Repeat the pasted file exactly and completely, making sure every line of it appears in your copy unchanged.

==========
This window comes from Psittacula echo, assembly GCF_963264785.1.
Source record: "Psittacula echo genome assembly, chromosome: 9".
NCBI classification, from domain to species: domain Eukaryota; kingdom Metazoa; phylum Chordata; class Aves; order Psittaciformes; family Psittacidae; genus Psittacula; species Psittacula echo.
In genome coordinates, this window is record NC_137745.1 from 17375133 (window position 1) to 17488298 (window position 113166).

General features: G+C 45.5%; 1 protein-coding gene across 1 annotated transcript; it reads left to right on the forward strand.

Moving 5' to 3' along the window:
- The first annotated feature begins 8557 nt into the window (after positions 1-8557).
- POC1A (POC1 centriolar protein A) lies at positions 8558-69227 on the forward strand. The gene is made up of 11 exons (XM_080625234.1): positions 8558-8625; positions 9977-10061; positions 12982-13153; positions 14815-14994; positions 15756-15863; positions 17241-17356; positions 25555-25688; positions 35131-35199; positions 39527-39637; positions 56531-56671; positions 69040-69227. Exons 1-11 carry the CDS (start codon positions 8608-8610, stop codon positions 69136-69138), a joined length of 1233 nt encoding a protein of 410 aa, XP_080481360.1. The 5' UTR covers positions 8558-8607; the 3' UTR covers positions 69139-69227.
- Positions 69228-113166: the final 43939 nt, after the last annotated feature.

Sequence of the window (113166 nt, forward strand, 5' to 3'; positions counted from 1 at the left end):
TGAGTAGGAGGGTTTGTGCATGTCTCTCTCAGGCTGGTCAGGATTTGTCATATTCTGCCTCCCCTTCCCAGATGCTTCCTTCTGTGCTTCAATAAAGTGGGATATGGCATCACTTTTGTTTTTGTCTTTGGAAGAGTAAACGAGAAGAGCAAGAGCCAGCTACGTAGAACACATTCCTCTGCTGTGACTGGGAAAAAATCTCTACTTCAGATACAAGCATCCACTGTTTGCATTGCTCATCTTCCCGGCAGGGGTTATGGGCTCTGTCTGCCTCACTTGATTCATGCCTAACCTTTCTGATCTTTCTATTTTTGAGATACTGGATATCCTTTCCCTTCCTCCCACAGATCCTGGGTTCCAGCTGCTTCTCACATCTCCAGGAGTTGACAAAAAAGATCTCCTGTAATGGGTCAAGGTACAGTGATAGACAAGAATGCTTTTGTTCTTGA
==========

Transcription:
This window comes from Psittacula echo, assembly GCF_963264785.1.
Source record: "Psittacula echo genome assembly, chromosome: 9".
NCBI classification, from domain to species: domain Eukaryota; kingdom Metazoa; phylum Chordata; class Aves; order Psittaciformes; family Psittacidae; genus Psittacula; species Psittacula echo.
In genome coordinates, this window is record NC_137745.1 from 17375133 (window position 1) to 17488298 (window position 113166).

General features: G+C 45.5%; 1 protein-coding gene across 1 annotated transcript; it reads left to right on the forward strand.

Moving 5' to 3' along the window:
- The first annotated feature begins 8557 nt into the window (after positions 1-8557).
- POC1A (POC1 centriolar protein A) lies at positions 8558-69227 on the forward strand. The gene is made up of 11 exons (XM_080625234.1): positions 8558-8625; positions 9977-10061; positions 12982-13153; positions 14815-14994; positions 15756-15863; positions 17241-17356; positions 25555-25688; positions 35131-35199; positions 39527-39637; positions 56531-56671; positions 69040-69227. Exons 1-11 carry the CDS (start codon positions 8608-8610, stop codon positions 69136-69138), a joined length of 1233 nt encoding a protein of 410 aa, XP_080481360.1. The 5' UTR covers positions 8558-8607; the 3' UTR covers positions 69139-69227.
- Positions 69228-113166: the final 43939 nt, after the last annotated feature.

Sequence of the window (113166 nt, forward strand, 5' to 3'; positions counted from 1 at the left end):
TGAGTAGGAGGGTTTGTGCATGTCTCTCTCAGGCTGGTCAGGATTTGTCATATTCTGCCTCCCCTTCCCAGATGCTTCCTTCTGTGCTTCAATAAAGTGGGATATGGCATCACTTTTGTTTTTGTCTTTGGAAGAGTAAACGAGAAGAGCAAGAGCCAGCTACGTAGAACACATTCCTCTGCTGTGACTGGGAAAAAATCTCTACTTCAGATACAAGCATCCACTGTTTGCATTGCTCATCTTCCCGGCAGGGGTTATGGGCTCTGTCTGCCTCACTTGATTCATGCCTAACCTTTCTGATCTTTCTATTTTTGAGATACTGGATATCCTTTCCCTTCCTCCCACAGATCCTGGGTTCCAGCTGCTTCTCACATCTCCAGGAGTTGACAAAAAAGATCTCCTGTAATGGGTCAAGGTACAGTGATAGACAAGAATGCTTTTGTTCTTGA